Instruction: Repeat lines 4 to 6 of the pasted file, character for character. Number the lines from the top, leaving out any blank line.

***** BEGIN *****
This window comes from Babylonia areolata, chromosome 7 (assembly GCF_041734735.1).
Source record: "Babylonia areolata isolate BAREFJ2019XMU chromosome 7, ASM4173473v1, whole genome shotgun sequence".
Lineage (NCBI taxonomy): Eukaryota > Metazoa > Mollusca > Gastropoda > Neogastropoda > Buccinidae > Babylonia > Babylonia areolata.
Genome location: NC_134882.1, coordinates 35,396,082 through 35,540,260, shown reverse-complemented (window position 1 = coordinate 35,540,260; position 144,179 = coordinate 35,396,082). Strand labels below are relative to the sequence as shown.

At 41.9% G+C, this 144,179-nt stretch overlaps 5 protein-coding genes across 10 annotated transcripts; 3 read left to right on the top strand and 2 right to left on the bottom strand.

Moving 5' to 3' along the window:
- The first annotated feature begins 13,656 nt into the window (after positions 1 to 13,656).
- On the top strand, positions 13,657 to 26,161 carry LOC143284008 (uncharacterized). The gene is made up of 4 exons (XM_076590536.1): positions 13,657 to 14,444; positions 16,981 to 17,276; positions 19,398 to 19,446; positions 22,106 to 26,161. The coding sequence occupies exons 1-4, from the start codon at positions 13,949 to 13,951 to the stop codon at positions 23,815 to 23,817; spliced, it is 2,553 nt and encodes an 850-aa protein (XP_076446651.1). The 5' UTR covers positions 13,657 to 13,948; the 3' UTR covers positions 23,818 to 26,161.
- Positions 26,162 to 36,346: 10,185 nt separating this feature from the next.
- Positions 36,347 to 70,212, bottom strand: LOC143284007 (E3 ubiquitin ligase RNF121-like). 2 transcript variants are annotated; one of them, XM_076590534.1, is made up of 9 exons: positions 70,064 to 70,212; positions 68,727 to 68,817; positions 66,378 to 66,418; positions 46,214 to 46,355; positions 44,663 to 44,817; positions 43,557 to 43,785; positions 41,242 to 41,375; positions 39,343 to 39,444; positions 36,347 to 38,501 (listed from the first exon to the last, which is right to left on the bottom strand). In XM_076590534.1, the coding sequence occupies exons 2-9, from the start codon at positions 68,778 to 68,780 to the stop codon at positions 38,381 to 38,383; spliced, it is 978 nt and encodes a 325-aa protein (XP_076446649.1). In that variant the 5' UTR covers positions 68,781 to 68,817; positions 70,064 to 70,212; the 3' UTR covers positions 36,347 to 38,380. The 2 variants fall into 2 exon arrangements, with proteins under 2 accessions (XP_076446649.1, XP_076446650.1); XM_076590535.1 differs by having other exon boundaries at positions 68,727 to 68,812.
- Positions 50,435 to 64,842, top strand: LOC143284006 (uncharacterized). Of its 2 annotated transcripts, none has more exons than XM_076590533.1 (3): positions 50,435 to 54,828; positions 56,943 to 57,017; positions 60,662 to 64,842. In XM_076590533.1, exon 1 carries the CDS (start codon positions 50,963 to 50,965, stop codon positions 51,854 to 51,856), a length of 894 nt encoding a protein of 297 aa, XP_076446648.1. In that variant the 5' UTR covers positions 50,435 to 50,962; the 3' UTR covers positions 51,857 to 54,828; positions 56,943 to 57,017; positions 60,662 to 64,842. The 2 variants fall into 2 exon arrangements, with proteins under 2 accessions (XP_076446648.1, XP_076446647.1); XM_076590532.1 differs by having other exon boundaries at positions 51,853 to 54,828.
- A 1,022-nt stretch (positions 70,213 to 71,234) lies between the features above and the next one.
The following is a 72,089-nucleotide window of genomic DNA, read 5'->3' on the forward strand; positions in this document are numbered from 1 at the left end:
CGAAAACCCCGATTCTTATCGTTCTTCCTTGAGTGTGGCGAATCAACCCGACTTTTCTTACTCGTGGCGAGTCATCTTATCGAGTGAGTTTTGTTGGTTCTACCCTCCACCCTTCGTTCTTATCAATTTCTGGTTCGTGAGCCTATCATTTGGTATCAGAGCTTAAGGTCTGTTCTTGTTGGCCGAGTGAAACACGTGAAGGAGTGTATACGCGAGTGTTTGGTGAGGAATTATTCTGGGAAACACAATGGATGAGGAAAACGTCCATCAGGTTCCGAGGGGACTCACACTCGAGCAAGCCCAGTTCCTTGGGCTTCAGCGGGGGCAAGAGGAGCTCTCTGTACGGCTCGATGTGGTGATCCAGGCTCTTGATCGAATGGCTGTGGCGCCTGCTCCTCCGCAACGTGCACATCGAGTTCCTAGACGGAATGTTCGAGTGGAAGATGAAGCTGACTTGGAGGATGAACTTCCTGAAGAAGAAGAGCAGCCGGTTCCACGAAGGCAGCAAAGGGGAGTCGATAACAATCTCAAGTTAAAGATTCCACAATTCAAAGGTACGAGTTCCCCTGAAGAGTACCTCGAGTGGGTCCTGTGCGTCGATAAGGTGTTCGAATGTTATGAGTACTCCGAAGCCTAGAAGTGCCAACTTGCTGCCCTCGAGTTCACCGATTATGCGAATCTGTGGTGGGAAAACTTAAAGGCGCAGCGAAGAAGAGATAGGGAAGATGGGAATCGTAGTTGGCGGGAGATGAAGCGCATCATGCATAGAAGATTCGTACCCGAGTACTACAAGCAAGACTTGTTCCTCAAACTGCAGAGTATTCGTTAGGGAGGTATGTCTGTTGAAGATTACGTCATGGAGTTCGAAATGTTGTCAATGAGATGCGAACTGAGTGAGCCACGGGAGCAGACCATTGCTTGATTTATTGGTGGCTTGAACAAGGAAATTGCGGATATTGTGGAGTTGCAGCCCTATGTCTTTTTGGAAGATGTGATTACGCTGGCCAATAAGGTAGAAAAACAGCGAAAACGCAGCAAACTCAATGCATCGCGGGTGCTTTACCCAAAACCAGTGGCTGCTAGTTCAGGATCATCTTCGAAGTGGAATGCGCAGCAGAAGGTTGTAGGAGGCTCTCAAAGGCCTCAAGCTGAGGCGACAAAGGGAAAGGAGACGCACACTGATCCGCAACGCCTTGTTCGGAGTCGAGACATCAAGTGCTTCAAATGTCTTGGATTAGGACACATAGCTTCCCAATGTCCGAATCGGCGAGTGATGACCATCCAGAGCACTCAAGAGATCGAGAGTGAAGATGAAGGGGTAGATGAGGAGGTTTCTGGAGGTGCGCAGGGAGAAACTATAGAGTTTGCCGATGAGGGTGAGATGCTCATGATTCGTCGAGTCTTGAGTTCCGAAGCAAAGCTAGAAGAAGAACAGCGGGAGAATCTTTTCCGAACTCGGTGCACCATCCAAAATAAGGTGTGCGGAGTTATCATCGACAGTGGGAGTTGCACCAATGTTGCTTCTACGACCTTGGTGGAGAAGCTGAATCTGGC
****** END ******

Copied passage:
Genome location: NC_134882.1, coordinates 35,396,082 through 35,540,260, shown reverse-complemented (window position 1 = coordinate 35,540,260; position 144,179 = coordinate 35,396,082). Strand labels below are relative to the sequence as shown.

At 41.9% G+C, this 144,179-nt stretch overlaps 5 protein-coding genes across 10 annotated transcripts; 3 read left to right on the top strand and 2 right to left on the bottom strand.

Moving 5' to 3' along the window: